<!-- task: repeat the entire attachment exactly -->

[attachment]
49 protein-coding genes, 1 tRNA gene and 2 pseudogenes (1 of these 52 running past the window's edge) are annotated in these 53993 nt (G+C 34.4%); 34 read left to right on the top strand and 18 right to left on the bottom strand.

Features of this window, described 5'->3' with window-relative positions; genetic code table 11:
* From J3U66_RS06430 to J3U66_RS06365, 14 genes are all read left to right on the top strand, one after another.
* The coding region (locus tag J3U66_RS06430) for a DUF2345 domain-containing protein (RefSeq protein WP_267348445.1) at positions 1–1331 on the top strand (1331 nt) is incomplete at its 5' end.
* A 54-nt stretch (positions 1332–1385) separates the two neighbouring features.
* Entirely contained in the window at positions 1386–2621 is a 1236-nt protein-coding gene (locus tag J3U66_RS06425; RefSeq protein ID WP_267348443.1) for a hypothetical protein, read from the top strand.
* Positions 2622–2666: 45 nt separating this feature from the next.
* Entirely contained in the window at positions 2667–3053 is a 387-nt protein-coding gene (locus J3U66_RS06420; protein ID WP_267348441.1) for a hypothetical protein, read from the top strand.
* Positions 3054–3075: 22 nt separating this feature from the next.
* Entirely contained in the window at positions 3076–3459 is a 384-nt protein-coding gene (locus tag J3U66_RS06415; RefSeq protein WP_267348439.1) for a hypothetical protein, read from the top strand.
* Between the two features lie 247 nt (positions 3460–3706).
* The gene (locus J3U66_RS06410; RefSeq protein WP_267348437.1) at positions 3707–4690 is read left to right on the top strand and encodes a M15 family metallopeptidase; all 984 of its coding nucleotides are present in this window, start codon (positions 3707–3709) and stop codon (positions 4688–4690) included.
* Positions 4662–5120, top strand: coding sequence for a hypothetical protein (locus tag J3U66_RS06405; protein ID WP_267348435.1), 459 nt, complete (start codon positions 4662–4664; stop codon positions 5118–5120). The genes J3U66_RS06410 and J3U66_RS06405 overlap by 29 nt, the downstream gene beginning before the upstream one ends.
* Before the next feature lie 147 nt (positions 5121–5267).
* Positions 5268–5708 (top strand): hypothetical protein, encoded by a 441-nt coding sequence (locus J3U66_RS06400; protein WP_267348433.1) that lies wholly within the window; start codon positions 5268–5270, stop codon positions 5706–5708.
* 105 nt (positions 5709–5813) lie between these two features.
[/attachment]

49 protein-coding genes, 1 tRNA gene and 2 pseudogenes (1 of these 52 running past the window's edge) are annotated in these 53993 nt (G+C 34.4%); 34 read left to right on the top strand and 18 right to left on the bottom strand.

Features of this window, described 5'->3' with window-relative positions; genetic code table 11:
* From J3U66_RS06430 to J3U66_RS06365, 14 genes are all read left to right on the top strand, one after another.
* The coding region (locus tag J3U66_RS06430) for a DUF2345 domain-containing protein (RefSeq protein WP_267348445.1) at positions 1–1331 on the top strand (1331 nt) is incomplete at its 5' end.
* A 54-nt stretch (positions 1332–1385) separates the two neighbouring features.
* Entirely contained in the window at positions 1386–2621 is a 1236-nt protein-coding gene (locus tag J3U66_RS06425; RefSeq protein ID WP_267348443.1) for a hypothetical protein, read from the top strand.
* Positions 2622–2666: 45 nt separating this feature from the next.
* Entirely contained in the window at positions 2667–3053 is a 387-nt protein-coding gene (locus J3U66_RS06420; protein ID WP_267348441.1) for a hypothetical protein, read from the top strand.
* Positions 3054–3075: 22 nt separating this feature from the next.
* Entirely contained in the window at positions 3076–3459 is a 384-nt protein-coding gene (locus tag J3U66_RS06415; RefSeq protein WP_267348439.1) for a hypothetical protein, read from the top strand.
* Between the two features lie 247 nt (positions 3460–3706).
* The gene (locus J3U66_RS06410; RefSeq protein WP_267348437.1) at positions 3707–4690 is read left to right on the top strand and encodes a M15 family metallopeptidase; all 984 of its coding nucleotides are present in this window, start codon (positions 3707–3709) and stop codon (positions 4688–4690) included.
* Positions 4662–5120, top strand: coding sequence for a hypothetical protein (locus tag J3U66_RS06405; protein ID WP_267348435.1), 459 nt, complete (start codon positions 4662–4664; stop codon positions 5118–5120). The genes J3U66_RS06410 and J3U66_RS06405 overlap by 29 nt, the downstream gene beginning before the upstream one ends.
* Before the next feature lie 147 nt (positions 5121–5267).
* Positions 5268–5708 (top strand): hypothetical protein, encoded by a 441-nt coding sequence (locus J3U66_RS06400; protein WP_267348433.1) that lies wholly within the window; start codon positions 5268–5270, stop codon positions 5706–5708.
* 105 nt (positions 5709–5813) lie between these two features.